Dr. Victoria M. DeFrancesco Soto

Dr. Victoria M. DeFrancesco Soto


Victoria is Assistant Dean at the LBJ School of Public Affairs and a contributor to MSNBC and Telemundo. Her areas of expertise in the domestic policy landscape include immigration, Latinos, women and childcare, and economic equity. more→


Victoria brings an interdisciplinary lens to understanding policy development and its intersection with institutional and political contexts. Underlying her academic work is the applicability of rigorous research to on-the-ground policy realities.

Dr. Victoria M. DeFrancesco Soto
Dr. Victoria M. DeFrancesco Soto

Recent Media

This piece first appeared on NBCnews.com

Super Tuesday is do or die, with over a quarter of pledged delegates at stake for each party. Iowa and New Hampshire may be the electoral contests that produce viable candidates, but Super Tuesday is the kingmaker (or queenmaker this year). But beyond the electoral bulk of March 1st the primaries will give us important indicators about Latino political preferences.

Latinos in Texas are in the spotlight, but the growing role of Hispanics in other Super Tuesday states give us a sense of how the Latino voice is shaping up for the 2016 presidential election and beyond.

Texas – the 800 pound gorilla

Come November Texas (at least for now) is irrelevant because it is such a deep red state. But the Lone Star state makes up for that irrelevance in its giant footprint on Super Tuesday. Texas has the most delegates up for grabs and it is the state with the largest Latino electorate on Super Tuesday. Texas has the second largest Latino population and nearly 30 percent of the state’s eligible voters are Hispanic. (more…)

This post originally appeared on The Nation blog.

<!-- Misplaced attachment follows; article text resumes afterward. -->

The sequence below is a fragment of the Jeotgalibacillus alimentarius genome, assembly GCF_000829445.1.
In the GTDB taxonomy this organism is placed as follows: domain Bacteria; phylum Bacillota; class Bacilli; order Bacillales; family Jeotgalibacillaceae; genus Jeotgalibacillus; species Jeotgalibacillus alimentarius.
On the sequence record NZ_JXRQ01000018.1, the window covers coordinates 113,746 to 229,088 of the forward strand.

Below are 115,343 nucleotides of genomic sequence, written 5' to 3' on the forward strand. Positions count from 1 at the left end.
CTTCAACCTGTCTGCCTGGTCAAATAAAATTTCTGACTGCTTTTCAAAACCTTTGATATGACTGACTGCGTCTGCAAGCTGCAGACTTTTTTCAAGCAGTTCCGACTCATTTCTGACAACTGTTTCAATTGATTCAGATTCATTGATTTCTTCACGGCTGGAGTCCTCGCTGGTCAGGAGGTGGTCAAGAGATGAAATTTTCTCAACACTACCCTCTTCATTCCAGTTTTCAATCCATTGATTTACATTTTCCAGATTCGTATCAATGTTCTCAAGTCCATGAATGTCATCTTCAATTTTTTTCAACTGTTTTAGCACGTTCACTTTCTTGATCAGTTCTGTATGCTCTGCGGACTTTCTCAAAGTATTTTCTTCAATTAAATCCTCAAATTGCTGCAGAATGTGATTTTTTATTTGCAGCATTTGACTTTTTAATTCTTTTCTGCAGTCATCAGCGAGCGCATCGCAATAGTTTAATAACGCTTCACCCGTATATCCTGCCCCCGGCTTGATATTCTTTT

Last night Romney won an outright majority of the delegates, but Santorum decisively emerged as the moral and ideological leader of Republican primary voters. Super Tuesday’s outcome demonstrates that there is an internal tug of war between what Republicans know they should do—vote for Romney—and what they want to do—vote for Santorum.

While we may like to think of ourselves as rational decision makers, we are not—Republicans and Democrats alike. Our hearts weigh heavily into our decision-making tasks, especially politics. This is what is occurring among GOP primary voters. Rationally and strategically, Republicans know that Romney is the better candidate to challenge President Obama. More specifically, Republican primary voters indicate that the economy is the most important issue and the best preparation for being president is a background in business. And when it comes to social issues, Romney and Santorum are indistinguishable in their opposition to gay marriage, abortion and contraception provision through insurance packages. Putting all of this into the equation, it would seem Romney is the hands-down choice.

However, Romney’s stand on these issues and his professional experience are being eclipsed by more emotionally laden social and cultural rhetoric. Here is where Santorum has the advantage. Emotions are responses to things that we feel passionate about. More intense emotions such as fear and anger have a greater effect on us and in turn on our behavior. And Santorum has the edge when it comes to stirring up fear and anger, ranging from his “man on dog sex” comments to saying the separation of church and state “makes him want to vomit.” (more…)

This post originally appeared on The Nation blog.

A father recounts the story of how his fourteen year-old daughter disappeared in New York City for three days. He then describes how his business partner closed the company and brought almost all of the employees to New York to set up a command center and search through the night. The father chokes up when he remembers how his business partner said, “I don’t care how long it takes we’re going to find her.” The girl was found and the 30-second ad spot concludes with the father stating that the man who saved his daughter was Mitt Romney.

The missing girl ad is a remarkable ad, not because of the story but because of the shift in strategy by the Romney campaign. Stories that pull at the heartstrings are commonplace in political ad narratives. However, the positive and personal tone of the ad is exceptional in relation to the consistently negative and depersonalized tone Romney has struck thus far.